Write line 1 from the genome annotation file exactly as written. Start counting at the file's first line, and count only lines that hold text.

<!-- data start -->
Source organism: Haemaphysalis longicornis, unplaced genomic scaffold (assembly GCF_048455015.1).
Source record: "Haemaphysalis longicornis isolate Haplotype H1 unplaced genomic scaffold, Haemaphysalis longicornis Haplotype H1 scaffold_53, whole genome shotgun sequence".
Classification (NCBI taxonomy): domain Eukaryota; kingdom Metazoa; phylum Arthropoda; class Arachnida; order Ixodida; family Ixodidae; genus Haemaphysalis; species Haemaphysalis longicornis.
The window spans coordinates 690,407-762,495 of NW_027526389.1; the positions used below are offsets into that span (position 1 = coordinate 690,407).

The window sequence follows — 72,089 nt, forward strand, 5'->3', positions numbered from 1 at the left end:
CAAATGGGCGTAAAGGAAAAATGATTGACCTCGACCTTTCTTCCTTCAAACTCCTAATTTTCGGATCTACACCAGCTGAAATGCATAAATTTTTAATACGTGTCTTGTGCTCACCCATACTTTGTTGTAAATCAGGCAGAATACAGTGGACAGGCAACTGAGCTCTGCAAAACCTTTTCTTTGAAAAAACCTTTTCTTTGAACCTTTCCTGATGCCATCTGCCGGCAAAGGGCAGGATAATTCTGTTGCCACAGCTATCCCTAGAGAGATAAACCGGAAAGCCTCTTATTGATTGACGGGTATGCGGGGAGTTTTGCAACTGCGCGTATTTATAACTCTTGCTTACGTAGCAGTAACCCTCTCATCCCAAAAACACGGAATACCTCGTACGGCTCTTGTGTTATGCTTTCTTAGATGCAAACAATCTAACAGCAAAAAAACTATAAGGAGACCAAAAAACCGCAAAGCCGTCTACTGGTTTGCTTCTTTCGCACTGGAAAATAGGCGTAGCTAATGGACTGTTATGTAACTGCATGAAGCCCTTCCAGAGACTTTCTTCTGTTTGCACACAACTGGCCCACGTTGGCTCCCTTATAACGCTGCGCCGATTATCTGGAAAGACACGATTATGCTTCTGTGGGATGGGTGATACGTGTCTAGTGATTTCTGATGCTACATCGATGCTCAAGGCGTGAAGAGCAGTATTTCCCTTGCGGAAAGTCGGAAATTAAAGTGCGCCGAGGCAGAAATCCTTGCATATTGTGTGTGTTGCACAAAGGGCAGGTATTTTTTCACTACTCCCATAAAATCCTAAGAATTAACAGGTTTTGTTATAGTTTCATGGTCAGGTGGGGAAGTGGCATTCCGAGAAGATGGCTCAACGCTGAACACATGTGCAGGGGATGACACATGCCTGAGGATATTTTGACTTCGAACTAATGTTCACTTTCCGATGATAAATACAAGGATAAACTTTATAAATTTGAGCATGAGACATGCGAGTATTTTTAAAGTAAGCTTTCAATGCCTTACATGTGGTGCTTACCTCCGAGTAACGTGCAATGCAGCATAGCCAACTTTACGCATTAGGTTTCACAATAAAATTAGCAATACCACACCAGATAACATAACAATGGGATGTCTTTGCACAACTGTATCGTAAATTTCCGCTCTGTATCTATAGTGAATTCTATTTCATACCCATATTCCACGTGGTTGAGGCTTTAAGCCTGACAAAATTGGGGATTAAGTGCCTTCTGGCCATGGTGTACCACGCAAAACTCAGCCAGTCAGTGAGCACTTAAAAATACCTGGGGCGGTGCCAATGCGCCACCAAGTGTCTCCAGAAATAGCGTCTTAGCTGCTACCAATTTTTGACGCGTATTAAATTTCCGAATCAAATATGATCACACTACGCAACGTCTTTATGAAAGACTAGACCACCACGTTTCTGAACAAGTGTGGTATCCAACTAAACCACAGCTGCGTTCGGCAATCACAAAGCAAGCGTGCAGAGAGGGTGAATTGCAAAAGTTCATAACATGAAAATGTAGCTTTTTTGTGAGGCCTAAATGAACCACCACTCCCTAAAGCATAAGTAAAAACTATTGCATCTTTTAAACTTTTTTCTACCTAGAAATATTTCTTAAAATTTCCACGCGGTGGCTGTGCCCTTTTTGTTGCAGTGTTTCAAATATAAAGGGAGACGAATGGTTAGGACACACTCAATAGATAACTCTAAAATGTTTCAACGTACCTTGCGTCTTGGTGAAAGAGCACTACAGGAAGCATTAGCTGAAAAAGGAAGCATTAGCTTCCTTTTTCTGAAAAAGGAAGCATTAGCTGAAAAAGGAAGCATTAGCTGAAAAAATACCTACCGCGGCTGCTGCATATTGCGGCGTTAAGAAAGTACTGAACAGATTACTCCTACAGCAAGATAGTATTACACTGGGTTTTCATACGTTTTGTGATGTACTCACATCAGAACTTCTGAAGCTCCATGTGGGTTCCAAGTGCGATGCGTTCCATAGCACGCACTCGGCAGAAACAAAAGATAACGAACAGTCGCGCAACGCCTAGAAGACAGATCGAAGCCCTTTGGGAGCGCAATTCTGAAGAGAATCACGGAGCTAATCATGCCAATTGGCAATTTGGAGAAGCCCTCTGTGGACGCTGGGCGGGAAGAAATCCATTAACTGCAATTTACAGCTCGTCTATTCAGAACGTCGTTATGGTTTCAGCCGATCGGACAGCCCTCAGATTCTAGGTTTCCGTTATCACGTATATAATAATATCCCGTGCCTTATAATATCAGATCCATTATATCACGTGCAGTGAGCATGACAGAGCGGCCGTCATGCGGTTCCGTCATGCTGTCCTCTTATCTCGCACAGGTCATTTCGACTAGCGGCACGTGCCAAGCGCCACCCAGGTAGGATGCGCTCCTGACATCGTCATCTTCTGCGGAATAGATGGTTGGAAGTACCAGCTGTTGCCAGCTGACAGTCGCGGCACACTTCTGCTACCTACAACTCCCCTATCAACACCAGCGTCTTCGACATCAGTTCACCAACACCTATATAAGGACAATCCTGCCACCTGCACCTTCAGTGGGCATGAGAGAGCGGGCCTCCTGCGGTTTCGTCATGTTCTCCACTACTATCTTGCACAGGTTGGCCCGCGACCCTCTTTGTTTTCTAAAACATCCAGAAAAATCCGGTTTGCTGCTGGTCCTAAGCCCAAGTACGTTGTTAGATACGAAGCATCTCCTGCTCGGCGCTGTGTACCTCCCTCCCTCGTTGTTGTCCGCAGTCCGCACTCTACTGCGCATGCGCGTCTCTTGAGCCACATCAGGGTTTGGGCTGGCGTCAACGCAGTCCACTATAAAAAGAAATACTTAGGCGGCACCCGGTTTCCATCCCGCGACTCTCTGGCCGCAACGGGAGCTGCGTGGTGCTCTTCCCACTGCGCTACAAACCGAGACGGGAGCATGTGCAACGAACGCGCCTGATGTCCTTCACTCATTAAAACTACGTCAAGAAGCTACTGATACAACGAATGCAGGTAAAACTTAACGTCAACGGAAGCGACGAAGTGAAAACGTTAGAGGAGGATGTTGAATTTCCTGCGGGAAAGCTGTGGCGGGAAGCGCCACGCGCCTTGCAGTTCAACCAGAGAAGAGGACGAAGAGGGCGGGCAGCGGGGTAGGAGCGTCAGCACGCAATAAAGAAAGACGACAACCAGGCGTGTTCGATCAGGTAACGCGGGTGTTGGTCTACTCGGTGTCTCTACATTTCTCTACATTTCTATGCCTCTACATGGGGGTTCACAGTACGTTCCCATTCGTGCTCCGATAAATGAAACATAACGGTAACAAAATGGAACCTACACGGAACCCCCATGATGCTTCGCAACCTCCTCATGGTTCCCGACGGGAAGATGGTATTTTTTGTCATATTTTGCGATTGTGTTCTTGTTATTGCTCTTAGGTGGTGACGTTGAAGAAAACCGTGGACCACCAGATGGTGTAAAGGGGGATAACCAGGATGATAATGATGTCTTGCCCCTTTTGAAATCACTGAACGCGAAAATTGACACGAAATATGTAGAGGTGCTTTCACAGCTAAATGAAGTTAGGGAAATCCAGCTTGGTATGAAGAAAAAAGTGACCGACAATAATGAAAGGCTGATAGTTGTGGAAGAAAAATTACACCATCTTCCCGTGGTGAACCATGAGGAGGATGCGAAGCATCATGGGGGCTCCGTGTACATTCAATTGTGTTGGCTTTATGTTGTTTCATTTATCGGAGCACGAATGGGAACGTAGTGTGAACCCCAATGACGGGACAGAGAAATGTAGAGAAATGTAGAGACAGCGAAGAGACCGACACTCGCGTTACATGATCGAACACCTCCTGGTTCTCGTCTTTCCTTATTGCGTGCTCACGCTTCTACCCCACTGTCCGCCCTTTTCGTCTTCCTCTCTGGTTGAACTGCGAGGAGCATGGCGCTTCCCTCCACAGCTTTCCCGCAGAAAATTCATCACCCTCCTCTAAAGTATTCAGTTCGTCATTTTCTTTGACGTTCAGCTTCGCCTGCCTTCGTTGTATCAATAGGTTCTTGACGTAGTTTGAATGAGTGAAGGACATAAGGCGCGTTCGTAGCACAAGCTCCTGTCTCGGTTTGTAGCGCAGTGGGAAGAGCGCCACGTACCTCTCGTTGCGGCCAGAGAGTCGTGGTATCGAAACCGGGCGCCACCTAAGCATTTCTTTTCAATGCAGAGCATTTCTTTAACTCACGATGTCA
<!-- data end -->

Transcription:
Source organism: Haemaphysalis longicornis, unplaced genomic scaffold (assembly GCF_048455015.1).